Late 1957, the public caught the first glimpses of the Edsel, the new and revolutionary car in a series of flashy TV commercials. In one, the narrator spoke off-screen as different individuals drove up in each of the four new 1958 Edsel series for everyone to drool over. The occupants were smiling and carefree. There was the Citation, the Corsair, the Pacer, and the Ranger. In another commercial, the narrator was in the Edsel, pointing out the many new features of the car, such as the self-adjusting brakes, and the Teletouch Drive push-buttons on the steering wheel--where the horn normally is--that operated the automatic transmission. We also saw the space-age, rolling-dome speedometer, and, of course, the unique never-before grill design. Still another commercial spoke of the 3 different station wagons, the Bermuda, the Roundup, and the Villager. Other commercials bragged on about how the mere flick of a switch on the dash could open the trunk. Another switch opened the hood. Dash lights would flash on when certain fluid levels were low. And the transmission would lock in “Park” until the ignition was turned. As part of the different Edsel series were 18 models, with 90 different colors to pick from.
Edsel sponsored the show, Wagon Train, a popular western in the late 1950s. In one of the commercials, the show’s star Ward Bond drove an Edsel and with the camera position in the front seat talked about its handling and toughness over the dirt road he was driving on. Many slogans came from all the above TV spots. “Driving an Edsel is an experience no man should miss…YOU can afford an Edsel.” How about, “Owning an Edsel is like falling in love,” according to one attractive woman. And, “Edsel gives you more of everything,” stated one narrator, very boldly.
The Edsel hype started two years before in 1955, when Ford Motor Company decided they needed another line to compete with Chrysler and General Motors. Ford especially wanted parity with GM. “Beat GM” was Ford’s new in-house slogan. This car would be in the mid-range. It was designated the E-Car at first, which stood for Experimental Car. It would be a completely new division, as Lincoln and Mercury were, with its own retail organization, its own staff and its own dealers...over 1,000 dealers in all, bringing the total number of Ford dealers to about 10,000. GM at the time had about 16,000 dealers.
“The Edsel is coming! The Edsel is coming!” The Detroit press and others across the country picked it up. It looked like this car of the future was going to be the greatest achievement since sliced bread…or the splitting of the atom! No one was allowed to see this new mystery car that everyone was talking about. People at Ford were sworn to secrecy. Dealers were told to keep the cars covered up until the national unveiling, or they would face losing their dealerships.
Then, finally, came E-Day on 4 September 1957 for the car that Ford spent $400 million on development costs. The public came out in record numbers—about 3 million--to the showrooms around North America to see what the excitement was all about. They went…they saw…but they didn’t buy. The public just didn’t want it. For one thing, the Edsel was too expensive for the mid-range line. While many press members were moderate at best with their printed opinions, others weren’t so accommodating. One reporter wrote that the Edsel (with its vertical grill design that resembled a horse collar) looked like “an Oldsmobile sucking on a lemon.” Another said it was a “Pontiac pushing a toilet seat.” Jokes were out, many of them crude. For example, to some people, the grill looked like a giant vulva. No need to elaborate on that, except that one writer did say that Ford should call the car the “Ethel.” Another one said that Edsel stood for every-day-something-else-leaks. It was only the beginning of the Edsel fiasco that some called “the flop heard round the world.”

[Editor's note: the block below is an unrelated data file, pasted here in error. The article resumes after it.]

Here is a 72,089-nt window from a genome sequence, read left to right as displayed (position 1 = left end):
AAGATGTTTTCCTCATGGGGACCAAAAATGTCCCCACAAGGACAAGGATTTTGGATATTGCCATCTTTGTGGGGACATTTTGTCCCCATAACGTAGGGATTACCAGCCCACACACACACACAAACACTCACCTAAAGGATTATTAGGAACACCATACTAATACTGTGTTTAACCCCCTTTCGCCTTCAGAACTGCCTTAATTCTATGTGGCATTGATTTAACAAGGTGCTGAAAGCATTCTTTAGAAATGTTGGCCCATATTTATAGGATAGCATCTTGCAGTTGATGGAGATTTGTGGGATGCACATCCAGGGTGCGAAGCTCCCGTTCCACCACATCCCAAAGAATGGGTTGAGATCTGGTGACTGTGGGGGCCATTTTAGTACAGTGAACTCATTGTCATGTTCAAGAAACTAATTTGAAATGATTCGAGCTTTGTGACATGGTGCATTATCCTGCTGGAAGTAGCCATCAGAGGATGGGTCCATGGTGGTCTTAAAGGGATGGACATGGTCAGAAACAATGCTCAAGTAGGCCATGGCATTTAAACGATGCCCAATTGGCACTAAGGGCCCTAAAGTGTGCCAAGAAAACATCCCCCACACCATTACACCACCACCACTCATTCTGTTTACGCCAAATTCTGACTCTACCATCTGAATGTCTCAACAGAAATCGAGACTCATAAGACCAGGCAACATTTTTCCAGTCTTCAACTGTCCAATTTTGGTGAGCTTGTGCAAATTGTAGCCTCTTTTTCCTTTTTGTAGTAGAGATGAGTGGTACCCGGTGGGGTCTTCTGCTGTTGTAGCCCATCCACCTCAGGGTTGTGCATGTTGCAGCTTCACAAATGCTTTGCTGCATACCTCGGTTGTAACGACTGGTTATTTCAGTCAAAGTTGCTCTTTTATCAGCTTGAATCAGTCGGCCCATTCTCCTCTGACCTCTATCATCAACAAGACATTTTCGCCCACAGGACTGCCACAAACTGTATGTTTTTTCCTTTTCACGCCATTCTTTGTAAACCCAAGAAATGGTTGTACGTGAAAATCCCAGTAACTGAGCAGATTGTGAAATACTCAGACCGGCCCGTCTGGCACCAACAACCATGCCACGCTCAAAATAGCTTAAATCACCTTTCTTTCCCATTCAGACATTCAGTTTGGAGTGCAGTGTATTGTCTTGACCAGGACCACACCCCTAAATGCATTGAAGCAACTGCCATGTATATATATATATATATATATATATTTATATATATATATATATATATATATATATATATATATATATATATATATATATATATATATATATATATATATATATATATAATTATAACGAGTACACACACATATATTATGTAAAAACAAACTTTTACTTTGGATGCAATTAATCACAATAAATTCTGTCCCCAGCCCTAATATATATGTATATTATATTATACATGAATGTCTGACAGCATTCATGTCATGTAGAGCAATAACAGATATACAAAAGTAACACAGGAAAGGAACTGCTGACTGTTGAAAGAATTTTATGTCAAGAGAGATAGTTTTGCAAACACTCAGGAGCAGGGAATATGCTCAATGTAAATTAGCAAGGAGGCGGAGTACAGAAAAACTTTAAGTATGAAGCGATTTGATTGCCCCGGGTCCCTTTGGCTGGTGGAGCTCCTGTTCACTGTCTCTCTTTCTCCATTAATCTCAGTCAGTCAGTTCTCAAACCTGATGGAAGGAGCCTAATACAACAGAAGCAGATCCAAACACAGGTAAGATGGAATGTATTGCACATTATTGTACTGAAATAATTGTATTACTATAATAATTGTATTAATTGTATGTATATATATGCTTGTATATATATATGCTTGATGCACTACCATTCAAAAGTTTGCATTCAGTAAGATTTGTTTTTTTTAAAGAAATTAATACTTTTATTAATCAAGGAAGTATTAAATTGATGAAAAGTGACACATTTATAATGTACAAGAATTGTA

Thinking of a Yogi Berra-style phrase…Ford made too many wrong mistakes with the Edsel. To start off, the name Edsel should never have been used. Edsel B Ford, CEO of the Ford Motor Company from 1919-1943, was the only son of Henry Ford, who named his boy after a high-school friend named Edsel Ruddimen. Groomed to take over the family business, Edsel Ford did so at the age of 25. He was a brilliant man with a keen mind. Cars were not only his vocation, but also his hobby. Designing, in particular, greatly appealed to him. Under his leadership, Ford purchased Lincoln, a car company going bankrupt in the early 1920s. Edsel turned it into his greatest achievement where it became a Ford division of prominence. While Henry made the Model T the most popular vehicle on the road, Edsel made the Lincoln the best car on the road. Edsel later purchased Mercury, plus helped design the Model A, a roaring success when it came out in 1927 to replace the Model T. But his overbearing father who hated anything new never appreciated his talents and often embarrassed him in front of Ford associates. Henry wanted to stick to manufacturing one car and one car only, an old-fashioned idea that he took to his grave in 1947, while leaving his company losing almost $1 million a day and bordering on bankruptcy. Henry ran the show and Edsel was president in name only. “I have the responsibility,” he once said to friends. “But no power.” Due to company and family pressures that were co-related, Edsel developed cancerous ulcers. He died in 1943 at age 49, way too early for a man of his talents.
When the name of Edsel was decided for this new car, Edsel’s family was dead set against it. His widowed wife, Eleanor, wouldn’t hear of it. One son, Bill, said no way. His brother, Benson, said, “Over my dead body.” Henry Ford II, the Ford Company president from 1945-1960, who turned the firm around after his grandfather’s death, hated the idea of his father’s name attached to this new car too because he did not want his father’s good and decent name spinning around on thousands of hubcaps. That’s one story. Another is that Henry II said no at first, but eventually agreed by stating it was a great way to honor his father. Nevertheless, the name may have been familiar within the family and inside the company, but the public knew nothing of the man, Edsel Ford. Another executive added that by putting the name Edsel to the vehicle, “we just lost ourselves 200,000 in sales.”